We've met Frabcesca Dego before on Classical Explorer not once, but twice: performing on the famous "Il Cannone" violin (on Chandos) and performing Wolf-Ferrari and Paganini on DG. Here she is - again on Chandos, this time with the respected conductor Sir Roger Norrington and the Royal Scottish National Orchestra in two Mozart Concertos, and with her long-term musical partner Francesca Leonardi in a Mozart Sonata for Keyboard and Violin (arguably the finest of them all, the E minor, K 304, also identified here as Mozart's "Op. 1 No. 4").
The orchestra is laid out as it would have been in Salzburg at the time of composition: antiphonal violins and a reduced size. The proportions seem ideal when one listens to the perfomances; but before we hear any of the music, let's heard from both soloist and conductor. Here's Francesca Dego - who first met Sir Roger in 2010 at the Royal College of Music:
This recording is the first instalment of my most inspiring musical journey yet! Had I not met and started working with Sir Roger I might have waited another twenty years before recording Mozart’s perfect violin concerti. Suddenly with him everything made sense. We discussed sound, phrasing, bowings, vibrato, ornamentation and tempi for months, enjoying the process and discovering new details. How he shapes every aspect of the orchestral lines and accompaniments allows me to sing my melodies whilst literally tasting the harmonic rhythm. I am truly thrilled and honoured to present ‘my’ Mozart alongside one of the most admired Mozart interpreters in history
... and here's Sir Roger:
I relished the opportunity to record these delicious concertos with a brilliant young virtuoso willing to take on board modern scholarship about Mozart style and with an excellent, alert orchestra, equally open and ready for discovery ... I hope these performances sound young, fresh, and spontaneous. The care taken to use a historically appropriate style is not meant to make the music sound ‘scholarly’ or ‘correct’, but brilliant, touching, and exciting
"Fresh" doesn't even start to cover the effect of these performances. It's impossible not to smile in the finales. But more - much more - is the fact that all concerned have taken these concertos as major Mozart, and their import grows exponentially. While the list of recordings of these pieces is near-infinite (and one should remember Anne-Sophie Mutter has done much to bring these works to the public's attention), these performances rise to the top of the pile (and it says "Volume One" on the packaging!). Remember these are easily dismissed as "early works," the first violin concertos dating from between June and December 1775. And yet what delights they hold!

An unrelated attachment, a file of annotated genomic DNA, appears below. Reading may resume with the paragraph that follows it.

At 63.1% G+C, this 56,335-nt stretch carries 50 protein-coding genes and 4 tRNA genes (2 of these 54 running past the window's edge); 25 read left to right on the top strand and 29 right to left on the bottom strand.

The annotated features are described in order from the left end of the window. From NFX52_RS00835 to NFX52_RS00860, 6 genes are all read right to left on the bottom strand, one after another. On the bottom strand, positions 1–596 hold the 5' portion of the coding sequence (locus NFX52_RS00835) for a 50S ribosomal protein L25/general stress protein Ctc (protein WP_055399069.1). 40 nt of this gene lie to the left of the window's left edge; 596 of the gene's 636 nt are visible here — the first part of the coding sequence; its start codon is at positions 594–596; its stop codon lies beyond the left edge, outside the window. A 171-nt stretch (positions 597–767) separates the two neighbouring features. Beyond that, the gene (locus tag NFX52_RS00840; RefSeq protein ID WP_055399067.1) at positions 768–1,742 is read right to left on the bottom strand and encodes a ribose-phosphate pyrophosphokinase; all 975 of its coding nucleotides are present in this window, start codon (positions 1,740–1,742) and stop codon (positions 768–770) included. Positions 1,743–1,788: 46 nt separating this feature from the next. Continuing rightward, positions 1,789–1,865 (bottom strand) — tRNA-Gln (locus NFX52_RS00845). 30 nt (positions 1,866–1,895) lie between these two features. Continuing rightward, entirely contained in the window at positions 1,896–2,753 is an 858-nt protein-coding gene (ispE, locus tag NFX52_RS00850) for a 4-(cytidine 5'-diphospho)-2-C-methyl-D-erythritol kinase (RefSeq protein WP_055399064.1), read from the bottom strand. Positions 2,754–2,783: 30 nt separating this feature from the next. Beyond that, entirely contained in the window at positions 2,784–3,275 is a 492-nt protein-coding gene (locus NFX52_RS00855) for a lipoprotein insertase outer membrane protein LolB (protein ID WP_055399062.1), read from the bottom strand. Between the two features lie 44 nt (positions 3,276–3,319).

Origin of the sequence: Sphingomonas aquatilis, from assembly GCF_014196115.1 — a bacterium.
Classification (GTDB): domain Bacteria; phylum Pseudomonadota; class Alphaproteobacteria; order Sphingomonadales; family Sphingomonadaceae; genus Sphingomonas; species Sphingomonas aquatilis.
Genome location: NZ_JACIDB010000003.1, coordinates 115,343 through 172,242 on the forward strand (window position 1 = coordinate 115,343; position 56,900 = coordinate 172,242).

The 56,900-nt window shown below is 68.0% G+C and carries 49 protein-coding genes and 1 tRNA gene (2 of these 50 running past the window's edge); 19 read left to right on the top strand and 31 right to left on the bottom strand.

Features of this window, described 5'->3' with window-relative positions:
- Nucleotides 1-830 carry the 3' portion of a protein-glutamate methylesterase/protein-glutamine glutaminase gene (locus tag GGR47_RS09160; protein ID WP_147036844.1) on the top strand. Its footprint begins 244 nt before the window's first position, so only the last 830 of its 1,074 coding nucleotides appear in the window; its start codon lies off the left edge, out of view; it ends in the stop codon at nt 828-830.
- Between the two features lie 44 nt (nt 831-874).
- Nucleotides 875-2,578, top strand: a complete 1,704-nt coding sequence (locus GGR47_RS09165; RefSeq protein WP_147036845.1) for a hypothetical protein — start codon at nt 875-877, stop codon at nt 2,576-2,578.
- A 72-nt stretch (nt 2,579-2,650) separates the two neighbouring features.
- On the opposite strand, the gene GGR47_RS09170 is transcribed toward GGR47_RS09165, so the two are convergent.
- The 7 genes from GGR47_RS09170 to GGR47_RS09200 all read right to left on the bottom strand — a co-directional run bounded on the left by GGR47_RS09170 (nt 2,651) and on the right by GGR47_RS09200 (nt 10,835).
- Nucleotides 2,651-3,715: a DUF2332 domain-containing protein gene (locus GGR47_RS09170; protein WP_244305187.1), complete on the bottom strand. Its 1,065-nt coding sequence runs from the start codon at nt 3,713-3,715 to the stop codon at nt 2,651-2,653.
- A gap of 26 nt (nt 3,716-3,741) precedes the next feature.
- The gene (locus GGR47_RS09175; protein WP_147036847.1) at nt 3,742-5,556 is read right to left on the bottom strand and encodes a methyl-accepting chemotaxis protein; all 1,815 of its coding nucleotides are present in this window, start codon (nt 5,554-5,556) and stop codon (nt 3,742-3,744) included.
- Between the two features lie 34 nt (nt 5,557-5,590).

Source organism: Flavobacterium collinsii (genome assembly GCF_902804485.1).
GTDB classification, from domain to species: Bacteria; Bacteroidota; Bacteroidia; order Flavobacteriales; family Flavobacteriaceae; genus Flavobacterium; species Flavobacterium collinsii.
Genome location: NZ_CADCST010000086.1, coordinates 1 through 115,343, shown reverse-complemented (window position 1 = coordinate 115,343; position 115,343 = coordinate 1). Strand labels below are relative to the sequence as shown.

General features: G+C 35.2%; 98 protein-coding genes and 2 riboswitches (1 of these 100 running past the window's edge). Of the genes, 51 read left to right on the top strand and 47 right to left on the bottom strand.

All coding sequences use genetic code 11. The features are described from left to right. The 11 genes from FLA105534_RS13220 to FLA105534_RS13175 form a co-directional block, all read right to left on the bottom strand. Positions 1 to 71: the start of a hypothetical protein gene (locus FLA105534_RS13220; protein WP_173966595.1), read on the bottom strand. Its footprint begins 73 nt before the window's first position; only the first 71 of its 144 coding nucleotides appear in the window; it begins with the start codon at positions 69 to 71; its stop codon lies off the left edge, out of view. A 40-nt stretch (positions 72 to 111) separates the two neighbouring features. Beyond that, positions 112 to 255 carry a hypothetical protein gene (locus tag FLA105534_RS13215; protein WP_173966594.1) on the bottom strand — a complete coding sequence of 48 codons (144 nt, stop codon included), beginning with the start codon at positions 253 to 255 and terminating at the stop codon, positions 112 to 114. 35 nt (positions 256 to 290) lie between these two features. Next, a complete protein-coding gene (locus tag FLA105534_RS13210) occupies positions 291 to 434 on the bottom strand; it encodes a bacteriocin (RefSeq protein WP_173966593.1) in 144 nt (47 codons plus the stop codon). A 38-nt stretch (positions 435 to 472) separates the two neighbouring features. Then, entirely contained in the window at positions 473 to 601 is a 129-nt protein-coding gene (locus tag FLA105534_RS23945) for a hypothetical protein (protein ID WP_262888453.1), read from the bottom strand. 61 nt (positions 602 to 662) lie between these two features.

Here's the finale of the Concerto in G, K 216 (1775) just to prove the smiley bit but also to get a flavour of the verve available here. It's easy to forget these are studio recordings:
The first movements of both concertos are played with great understanding and gusto; both includes fabulously stylish cadenzas by Franco Gulli. Let's hear that of the D major Concerto (No. 4), K 218, also of 1775:
The combination of gentle flow and a distinct lack of over-sentimentalisation characterises the slow movements. It would be wrong not to incude one here, so here's the heavenly one from K 218 (just on the basis that is is probably the least famous of the two):
And so to the final offering, the two-movement E minor Sonata, arguably the greatest of the Mozart sonatas for keyboard and violin. The rapport between the two players is clear, and the way they explore Mozart's fabulous workings is informed with the curiosity and verve of youth. Francesca Leonardi plays on a Fazioli instrument, which sounds light enough at times to be a fortepiano:
The performance style is specifically informed by a treatise on the violin by Mozart's father, Leopold, aspects of which are itemised in the booklet in a note by Norrington; the excellent notes on the pieces themselves are by Michael O'Loghlin.
A release for all lovers of Mozart: life-enhancing, bracing, beautiful.